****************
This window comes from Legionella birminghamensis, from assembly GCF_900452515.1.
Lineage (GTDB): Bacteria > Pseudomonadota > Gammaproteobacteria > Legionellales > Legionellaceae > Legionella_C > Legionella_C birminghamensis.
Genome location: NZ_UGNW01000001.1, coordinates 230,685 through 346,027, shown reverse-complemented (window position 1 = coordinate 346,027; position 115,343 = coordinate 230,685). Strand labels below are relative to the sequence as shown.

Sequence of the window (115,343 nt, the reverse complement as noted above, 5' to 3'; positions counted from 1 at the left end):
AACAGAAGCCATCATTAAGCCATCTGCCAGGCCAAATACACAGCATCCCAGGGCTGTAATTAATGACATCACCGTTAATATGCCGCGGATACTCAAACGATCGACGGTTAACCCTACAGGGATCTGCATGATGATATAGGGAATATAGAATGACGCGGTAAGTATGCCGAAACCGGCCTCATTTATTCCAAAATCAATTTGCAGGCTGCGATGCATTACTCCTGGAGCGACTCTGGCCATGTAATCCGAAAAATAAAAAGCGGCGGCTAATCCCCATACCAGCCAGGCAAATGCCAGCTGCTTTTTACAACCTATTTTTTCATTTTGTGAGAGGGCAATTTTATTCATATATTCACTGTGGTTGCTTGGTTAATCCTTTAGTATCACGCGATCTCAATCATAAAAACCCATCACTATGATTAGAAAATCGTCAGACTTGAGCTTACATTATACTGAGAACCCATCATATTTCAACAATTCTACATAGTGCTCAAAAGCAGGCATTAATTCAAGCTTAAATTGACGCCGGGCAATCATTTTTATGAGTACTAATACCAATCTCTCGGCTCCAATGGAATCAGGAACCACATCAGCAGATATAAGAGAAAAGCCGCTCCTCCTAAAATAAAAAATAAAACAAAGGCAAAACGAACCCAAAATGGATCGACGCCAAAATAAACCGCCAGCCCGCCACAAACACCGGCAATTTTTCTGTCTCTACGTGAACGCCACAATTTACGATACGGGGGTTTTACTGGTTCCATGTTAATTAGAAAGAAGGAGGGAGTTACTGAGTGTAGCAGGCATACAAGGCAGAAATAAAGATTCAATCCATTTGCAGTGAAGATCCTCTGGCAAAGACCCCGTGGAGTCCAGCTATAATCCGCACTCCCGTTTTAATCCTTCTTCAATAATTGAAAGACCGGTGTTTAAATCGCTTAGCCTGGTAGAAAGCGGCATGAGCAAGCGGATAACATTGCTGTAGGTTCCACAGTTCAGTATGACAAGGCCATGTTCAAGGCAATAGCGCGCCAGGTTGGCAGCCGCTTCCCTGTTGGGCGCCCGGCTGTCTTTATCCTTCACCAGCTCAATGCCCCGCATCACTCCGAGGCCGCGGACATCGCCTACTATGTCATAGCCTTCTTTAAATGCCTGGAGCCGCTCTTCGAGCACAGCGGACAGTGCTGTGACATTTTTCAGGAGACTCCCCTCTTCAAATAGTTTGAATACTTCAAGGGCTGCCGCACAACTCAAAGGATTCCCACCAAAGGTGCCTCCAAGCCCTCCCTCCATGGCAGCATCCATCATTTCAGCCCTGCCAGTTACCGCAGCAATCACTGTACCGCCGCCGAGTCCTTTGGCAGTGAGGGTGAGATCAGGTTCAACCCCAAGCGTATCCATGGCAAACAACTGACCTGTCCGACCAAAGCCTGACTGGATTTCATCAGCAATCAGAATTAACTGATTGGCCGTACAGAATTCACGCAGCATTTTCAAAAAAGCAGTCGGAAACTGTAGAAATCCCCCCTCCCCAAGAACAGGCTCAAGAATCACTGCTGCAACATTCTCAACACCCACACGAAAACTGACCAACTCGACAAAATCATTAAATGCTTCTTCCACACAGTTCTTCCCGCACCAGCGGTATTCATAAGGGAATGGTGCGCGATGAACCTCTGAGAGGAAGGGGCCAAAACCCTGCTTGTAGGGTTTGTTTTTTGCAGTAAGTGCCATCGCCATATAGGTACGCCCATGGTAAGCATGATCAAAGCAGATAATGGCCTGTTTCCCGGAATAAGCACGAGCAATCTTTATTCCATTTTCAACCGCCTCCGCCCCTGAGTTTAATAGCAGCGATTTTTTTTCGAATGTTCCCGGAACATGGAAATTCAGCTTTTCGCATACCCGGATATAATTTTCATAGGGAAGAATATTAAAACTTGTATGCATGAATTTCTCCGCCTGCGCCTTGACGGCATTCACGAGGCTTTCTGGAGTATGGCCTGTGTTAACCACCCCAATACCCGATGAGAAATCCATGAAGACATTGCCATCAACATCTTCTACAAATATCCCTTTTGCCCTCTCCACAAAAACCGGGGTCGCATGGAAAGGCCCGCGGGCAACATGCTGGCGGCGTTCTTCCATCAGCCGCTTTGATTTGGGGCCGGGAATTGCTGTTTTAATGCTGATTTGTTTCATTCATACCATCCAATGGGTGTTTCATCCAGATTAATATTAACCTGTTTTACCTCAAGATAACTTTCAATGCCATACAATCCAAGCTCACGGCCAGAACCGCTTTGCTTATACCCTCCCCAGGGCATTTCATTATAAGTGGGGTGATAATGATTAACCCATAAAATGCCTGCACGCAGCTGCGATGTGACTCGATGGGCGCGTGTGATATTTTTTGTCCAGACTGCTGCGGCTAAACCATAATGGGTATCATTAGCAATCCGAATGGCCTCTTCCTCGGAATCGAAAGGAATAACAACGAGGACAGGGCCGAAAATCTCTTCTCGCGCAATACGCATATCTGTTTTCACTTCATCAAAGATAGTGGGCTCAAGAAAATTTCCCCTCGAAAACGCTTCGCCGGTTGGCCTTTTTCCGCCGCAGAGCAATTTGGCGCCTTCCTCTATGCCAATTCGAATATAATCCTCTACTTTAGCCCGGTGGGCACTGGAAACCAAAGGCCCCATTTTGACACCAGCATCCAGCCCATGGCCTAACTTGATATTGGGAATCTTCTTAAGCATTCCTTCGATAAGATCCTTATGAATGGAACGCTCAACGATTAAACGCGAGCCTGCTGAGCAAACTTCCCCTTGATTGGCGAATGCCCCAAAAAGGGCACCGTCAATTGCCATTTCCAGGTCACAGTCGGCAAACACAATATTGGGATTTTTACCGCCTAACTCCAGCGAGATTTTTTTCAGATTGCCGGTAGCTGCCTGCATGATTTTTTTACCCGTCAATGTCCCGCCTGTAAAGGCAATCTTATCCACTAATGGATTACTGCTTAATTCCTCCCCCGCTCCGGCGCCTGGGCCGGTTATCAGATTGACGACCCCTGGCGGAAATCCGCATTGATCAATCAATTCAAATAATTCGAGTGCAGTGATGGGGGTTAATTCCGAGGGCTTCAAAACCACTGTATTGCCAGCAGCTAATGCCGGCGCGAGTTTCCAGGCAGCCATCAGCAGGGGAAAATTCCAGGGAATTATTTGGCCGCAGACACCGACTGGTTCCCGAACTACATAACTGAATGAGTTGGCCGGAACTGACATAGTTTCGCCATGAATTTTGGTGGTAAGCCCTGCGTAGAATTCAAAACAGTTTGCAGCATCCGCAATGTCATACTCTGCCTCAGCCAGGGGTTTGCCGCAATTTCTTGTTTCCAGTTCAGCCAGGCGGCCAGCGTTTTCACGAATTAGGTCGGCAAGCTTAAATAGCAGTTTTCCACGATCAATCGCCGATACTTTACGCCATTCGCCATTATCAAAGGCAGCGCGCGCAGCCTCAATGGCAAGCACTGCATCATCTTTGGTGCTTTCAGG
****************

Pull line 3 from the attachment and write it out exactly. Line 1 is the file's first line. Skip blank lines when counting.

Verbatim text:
Genome location: NZ_UGNW01000001.1, coordinates 230,685 through 346,027, shown reverse-complemented (window position 1 = coordinate 346,027; position 115,343 = coordinate 230,685). Strand labels below are relative to the sequence as shown.